There are some cases that are a little more severe and might require the help and guidance of professionals.  Some might require not only therapy but also medication.  An excellent place to start when feeling that it might be out of your control is to talk to your primary care physician about the symptoms that you have been experiencing.  Your PCP will then be able to guide you to the specialist they consider is the most appropriate option for the symptoms.

There are several mental health test options online that can be helpful, but it is important to note that these tests do not replace a professional’s diagnosis.  As stated on the MHA (Mental Health America) website, the mental health test or screening is a quick way to determine if you are experiencing symptoms of a mental health condition [2].  Therefore, these tests might help you determine if there is a need to visit a PCP, who can then guide you in the right direction.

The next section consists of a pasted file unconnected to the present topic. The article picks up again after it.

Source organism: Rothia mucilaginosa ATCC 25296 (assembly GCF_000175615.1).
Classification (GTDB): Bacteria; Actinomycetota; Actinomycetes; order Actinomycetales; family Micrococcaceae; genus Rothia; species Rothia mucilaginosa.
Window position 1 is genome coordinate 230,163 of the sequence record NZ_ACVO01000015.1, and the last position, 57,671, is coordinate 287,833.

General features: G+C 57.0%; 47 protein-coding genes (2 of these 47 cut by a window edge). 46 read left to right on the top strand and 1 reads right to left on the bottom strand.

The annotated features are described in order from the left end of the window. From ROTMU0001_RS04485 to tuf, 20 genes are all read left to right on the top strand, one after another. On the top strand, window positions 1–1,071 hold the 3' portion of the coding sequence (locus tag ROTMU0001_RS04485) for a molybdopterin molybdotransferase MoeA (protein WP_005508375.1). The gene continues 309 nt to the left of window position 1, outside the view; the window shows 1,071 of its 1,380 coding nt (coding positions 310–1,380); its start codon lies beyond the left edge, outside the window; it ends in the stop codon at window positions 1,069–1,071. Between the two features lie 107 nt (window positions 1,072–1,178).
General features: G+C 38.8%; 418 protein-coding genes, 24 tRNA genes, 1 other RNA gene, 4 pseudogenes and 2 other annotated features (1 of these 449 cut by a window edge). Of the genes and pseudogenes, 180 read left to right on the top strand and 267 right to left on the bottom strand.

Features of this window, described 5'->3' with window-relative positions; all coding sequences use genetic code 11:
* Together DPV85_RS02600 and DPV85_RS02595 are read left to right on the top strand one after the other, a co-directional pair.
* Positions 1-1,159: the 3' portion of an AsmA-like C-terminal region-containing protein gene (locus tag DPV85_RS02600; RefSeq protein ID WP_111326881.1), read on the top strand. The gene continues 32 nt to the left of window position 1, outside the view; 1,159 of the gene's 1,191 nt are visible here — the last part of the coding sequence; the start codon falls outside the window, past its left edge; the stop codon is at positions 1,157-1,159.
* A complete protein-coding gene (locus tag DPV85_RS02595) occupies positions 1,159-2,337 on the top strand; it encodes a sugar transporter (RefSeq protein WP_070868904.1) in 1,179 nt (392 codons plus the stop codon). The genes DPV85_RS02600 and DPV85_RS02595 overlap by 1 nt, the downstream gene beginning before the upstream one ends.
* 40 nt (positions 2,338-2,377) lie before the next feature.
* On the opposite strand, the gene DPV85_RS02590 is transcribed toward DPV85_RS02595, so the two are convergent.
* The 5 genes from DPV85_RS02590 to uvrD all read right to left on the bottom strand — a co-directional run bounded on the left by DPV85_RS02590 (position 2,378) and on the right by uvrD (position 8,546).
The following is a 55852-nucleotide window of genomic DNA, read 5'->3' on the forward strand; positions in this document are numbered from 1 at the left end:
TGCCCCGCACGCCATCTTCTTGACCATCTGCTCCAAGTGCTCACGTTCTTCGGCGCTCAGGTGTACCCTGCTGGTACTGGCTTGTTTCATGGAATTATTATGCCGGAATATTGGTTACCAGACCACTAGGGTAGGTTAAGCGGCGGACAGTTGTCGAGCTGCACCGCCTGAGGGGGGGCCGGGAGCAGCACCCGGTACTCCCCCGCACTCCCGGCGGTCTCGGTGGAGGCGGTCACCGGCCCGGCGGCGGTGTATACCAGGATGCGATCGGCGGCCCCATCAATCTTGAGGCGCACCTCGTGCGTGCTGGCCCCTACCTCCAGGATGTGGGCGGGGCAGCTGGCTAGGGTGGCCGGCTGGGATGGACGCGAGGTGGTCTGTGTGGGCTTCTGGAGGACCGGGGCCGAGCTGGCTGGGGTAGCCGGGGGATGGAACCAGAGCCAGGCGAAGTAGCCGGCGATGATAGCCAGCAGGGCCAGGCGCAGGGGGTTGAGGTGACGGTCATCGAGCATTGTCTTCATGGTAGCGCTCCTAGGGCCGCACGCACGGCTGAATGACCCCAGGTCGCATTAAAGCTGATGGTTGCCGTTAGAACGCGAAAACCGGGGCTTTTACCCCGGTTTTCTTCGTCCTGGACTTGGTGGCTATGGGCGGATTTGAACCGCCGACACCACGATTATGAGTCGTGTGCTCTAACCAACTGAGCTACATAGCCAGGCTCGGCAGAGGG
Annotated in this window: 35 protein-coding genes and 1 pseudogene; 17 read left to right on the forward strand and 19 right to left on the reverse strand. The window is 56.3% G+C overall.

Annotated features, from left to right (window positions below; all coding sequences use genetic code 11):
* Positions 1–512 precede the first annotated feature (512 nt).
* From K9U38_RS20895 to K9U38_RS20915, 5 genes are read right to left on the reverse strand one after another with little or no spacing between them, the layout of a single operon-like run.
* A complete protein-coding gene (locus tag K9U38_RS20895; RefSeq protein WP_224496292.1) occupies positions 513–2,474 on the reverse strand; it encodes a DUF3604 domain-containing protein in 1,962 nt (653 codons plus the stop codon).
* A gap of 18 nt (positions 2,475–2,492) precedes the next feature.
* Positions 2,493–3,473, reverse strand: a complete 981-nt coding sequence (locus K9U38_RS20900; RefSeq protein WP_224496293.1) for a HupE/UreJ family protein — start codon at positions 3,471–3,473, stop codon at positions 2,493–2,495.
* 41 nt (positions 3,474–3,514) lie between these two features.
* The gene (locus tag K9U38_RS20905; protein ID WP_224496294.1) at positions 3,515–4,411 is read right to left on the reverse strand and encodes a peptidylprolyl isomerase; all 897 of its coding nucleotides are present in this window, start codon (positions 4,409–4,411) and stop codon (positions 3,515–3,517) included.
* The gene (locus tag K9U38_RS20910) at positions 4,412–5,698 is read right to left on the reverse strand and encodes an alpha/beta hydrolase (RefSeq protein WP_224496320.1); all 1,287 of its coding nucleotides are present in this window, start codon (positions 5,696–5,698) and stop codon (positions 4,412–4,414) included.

Creating space for coping

Here are some useful tips to try as coping mechanisms.  Notice how your body reacts to them and what works for you when trying to deal with life stressors.

•     Awareness: Be aware of your feelings do not try to suppress them; allowing yourself to feel helps you process and let go of negative feelings.

•     Meditating: As explained on the Everyday Health website [3], several studies have shown a correlation between meditation and improvement of mental health.

•     Exercising: Moving our bodies will help release tension accumulated throughout the day and, at the same time, help you relax.